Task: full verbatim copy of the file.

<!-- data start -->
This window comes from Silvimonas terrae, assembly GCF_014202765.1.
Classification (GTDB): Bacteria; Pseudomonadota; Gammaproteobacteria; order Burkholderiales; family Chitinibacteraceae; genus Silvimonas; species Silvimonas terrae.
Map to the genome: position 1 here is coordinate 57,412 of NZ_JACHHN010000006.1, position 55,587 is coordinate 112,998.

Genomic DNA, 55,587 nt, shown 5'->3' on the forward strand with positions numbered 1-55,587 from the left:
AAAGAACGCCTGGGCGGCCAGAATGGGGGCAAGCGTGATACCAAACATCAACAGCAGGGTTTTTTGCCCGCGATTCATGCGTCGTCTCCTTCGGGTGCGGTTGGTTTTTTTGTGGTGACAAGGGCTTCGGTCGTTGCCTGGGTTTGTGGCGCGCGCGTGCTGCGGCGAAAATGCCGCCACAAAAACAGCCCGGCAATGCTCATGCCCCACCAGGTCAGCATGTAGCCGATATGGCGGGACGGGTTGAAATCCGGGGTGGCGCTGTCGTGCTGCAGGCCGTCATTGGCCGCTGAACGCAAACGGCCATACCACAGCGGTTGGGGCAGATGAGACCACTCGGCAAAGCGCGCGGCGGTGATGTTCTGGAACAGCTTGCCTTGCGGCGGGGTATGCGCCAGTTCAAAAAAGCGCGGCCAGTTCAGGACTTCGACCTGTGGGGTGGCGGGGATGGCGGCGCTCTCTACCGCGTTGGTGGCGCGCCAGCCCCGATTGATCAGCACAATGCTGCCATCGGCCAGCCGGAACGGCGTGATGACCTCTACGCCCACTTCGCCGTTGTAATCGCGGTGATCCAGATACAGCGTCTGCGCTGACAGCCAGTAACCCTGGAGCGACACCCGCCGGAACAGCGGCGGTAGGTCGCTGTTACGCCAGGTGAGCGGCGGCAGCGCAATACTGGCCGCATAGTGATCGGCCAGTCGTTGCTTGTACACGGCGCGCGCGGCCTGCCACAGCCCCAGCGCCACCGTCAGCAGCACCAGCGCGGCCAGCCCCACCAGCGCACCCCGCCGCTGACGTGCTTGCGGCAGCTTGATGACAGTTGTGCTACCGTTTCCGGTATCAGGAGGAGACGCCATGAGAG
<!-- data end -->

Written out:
This window comes from Silvimonas terrae, assembly GCF_014202765.1.
Classification (GTDB): Bacteria; Pseudomonadota; Gammaproteobacteria; order Burkholderiales; family Chitinibacteraceae; genus Silvimonas; species Silvimonas terrae.
Map to the genome: position 1 here is coordinate 57,412 of NZ_JACHHN010000006.1, position 55,587 is coordinate 112,998.

Genomic DNA, 55,587 nt, shown 5'->3' on the forward strand with positions numbered 1-55,587 from the left:
AAAGAACGCCTGGGCGGCCAGAATGGGGGCAAGCGTGATACCAAACATCAACAGCAGGGTTTTTTGCCCGCGATTCATGCGTCGTCTCCTTCGGGTGCGGTTGGTTTTTTTGTGGTGACAAGGGCTTCGGTCGTTGCCTGGGTTTGTGGCGCGCGCGTGCTGCGGCGAAAATGCCGCCACAAAAACAGCCCGGCAATGCTCATGCCCCACCAGGTCAGCATGTAGCCGATATGGCGGGACGGGTTGAAATCCGGGGTGGCGCTGTCGTGCTGCAGGCCGTCATTGGCCGCTGAACGCAAACGGCCATACCACAGCGGTTGGGGCAGATGAGACCACTCGGCAAAGCGCGCGGCGGTGATGTTCTGGAACAGCTTGCCTTGCGGCGGGGTATGCGCCAGTTCAAAAAAGCGCGGCCAGTTCAGGACTTCGACCTGTGGGGTGGCGGGGATGGCGGCGCTCTCTACCGCGTTGGTGGCGCGCCAGCCCCGATTGATCAGCACAATGCTGCCATCGGCCAGCCGGAACGGCGTGATGACCTCTACGCCCACTTCGCCGTTGTAATCGCGGTGATCCAGATACAGCGTCTGCGCTGACAGCCAGTAACCCTGGAGCGACACCCGCCGGAACAGCGGCGGTAGGTCGCTGTTACGCCAGGTGAGCGGCGGCAGCGCAATACTGGCCGCATAGTGATCGGCCAGTCGTTGCTTGTACACGGCGCGCGCGGCCTGCCACAGCCCCAGCGCCACCGTCAGCAGCACCAGCGCGGCCAGCCCCACCAGCGCACCCCGCCGCTGACGTGCTTGCGGCAGCTTGATGACAGTTGTGCTACCGTTTCCGGTATCAGGAGGAGACGCCATGAGAG